Failure to follow playground rules can result in a loss of playground privileges and disciplinary measures consistent with the school’s code of conduct.
Students are expected to:
1. Always listen to the school bus driver, who is in charge of getting students to school and home safely.
2. Show respect. No “horseplay,” talking back, or any form of defiance is allowed on the bus or at the bus stop, including abusive language, fighting, yelling, whistling, or throwing snowballs.
3. Keep heads, hands, feet and property inside the bus windows. Students will sit properly and use the seat belt. They will also open or close windows only with the driver’s permission.
4. Keep hands, feet and belongings out of the aisle while on the bus.
5. Keep the inside of the bus clean. Damaging the bus in any way will not be allowed.
6. Not eat or drink on buses.
7. Never tamper with the emergency windows or door.
8. Remain seated without pushing, changing seats, or throwing things in the bus or at the bus stop.
9. Wait to cross the road until the driver signals that it is okay. Cross far enough in front of the bus so that he or she can make eye contact with the driver.
10. Wait for the bus without standing too close to the road. Stand 10 feet back from the edge of the road. Wait until the bus stops completely before getting on or off.
Discipline problems will be referred in writing by the bus
driver to the Building Principal. The penalty for continued
misbehavior may range from suspension from riding the bus to
suspension from school. All school rules apply while students
are riding the buses. All students riding school buses are
expected to maintain good conduct while traveling.
Students should not bring anything on the bus that is bigger than they can hold. Parents should arrange to transport very large musical instruments, school projects, and so forth. This is important for the safety of all children on the bus. It is also extremely important that students do not eat on the bus due to the growing number of children with severe allergies.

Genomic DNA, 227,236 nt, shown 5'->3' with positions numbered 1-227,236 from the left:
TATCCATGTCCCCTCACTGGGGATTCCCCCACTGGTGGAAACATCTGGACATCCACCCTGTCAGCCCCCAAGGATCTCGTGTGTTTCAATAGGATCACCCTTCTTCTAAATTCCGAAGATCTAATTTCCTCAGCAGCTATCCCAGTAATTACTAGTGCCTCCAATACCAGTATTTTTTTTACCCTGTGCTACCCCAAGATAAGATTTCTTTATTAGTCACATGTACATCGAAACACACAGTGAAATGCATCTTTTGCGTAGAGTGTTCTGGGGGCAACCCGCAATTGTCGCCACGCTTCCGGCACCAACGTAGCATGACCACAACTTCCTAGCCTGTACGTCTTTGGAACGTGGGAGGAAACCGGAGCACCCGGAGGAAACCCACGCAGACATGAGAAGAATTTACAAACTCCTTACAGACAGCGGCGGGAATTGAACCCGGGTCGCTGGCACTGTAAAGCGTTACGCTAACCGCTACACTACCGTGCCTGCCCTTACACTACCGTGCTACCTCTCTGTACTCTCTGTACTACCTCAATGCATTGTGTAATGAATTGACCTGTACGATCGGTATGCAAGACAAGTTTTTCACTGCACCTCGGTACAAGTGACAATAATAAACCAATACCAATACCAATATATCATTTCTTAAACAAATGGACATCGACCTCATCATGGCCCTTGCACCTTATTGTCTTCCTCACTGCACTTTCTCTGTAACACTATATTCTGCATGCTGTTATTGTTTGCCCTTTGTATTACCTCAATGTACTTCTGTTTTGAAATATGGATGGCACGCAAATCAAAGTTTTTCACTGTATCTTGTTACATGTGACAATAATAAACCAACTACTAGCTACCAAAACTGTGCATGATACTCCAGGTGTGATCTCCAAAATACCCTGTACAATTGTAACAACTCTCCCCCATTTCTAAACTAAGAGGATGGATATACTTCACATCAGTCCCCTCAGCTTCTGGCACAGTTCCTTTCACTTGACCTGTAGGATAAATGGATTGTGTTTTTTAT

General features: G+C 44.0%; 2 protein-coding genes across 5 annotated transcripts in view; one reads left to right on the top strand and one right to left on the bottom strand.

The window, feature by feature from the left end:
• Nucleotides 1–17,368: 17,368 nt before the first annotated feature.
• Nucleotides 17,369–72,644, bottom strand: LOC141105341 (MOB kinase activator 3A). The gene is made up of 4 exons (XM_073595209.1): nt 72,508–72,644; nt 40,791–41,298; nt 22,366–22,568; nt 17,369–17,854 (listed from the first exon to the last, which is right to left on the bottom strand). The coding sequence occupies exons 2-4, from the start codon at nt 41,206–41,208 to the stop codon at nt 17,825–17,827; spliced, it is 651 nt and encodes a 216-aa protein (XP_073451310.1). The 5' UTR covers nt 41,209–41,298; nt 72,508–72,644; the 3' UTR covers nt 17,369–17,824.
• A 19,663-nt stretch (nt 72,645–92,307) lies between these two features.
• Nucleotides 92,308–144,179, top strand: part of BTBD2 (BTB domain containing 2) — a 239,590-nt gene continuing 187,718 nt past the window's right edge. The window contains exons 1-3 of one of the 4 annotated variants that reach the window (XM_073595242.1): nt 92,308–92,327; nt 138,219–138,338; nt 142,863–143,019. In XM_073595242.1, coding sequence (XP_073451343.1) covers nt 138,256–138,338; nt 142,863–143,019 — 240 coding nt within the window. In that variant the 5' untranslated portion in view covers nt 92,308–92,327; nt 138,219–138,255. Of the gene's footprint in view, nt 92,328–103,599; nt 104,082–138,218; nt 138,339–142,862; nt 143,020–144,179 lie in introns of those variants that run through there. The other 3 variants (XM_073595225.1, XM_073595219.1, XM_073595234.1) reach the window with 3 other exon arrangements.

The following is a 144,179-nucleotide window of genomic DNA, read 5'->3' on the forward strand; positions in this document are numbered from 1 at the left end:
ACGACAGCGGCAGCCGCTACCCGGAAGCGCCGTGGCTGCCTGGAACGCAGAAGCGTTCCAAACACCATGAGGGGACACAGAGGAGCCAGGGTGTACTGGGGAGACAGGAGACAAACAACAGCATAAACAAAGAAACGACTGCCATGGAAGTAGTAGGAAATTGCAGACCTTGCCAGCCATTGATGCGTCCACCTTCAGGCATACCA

New York State law prohibits passing any school bus with flashing lights. Please be mindful of this requirement at all times, especially when you are in the school driveway.
Corporal punishment as a means of discipline shall not be used against a student by a teacher, administrator, officer, empplyee, or agent of the school district per Board of Education Policy 5300.55.
However, if alternative procedures and methods which would not involve physical force do not work, then the use of reasonable physical force is not prohibited for the following reasons: self protection, protection of others, protection of property, or restraining/removing a disruptive student.
Whenever a school employee uses physical force against a student, the school employee shall, within the same day, make a report to the superintendent describing in detail the circumstances and the nature of the action taken.
Art instruction begins at Burnt Hills-Ballston Lake schools in kindergarten, where students receive a forty-minute class each week. In grades three to five instruction is increased to fifty minutes each week. Instruction is based on the New York State Learning Standards for the Arts as well as Burnt Hills-Ballston Lake Fine Arts and Humanities Learning Standards.
In elementary school children experience a wide variety of art forms including painting, drawing, print making, weaving, three dimensional construction and ceramics/clay. Students are also exposed to the historical and social aspects of the visual arts and learn the critical components involved in art appreciation. The elements of art and the principles of design serve as the foundation for all instruction in elementary through high school.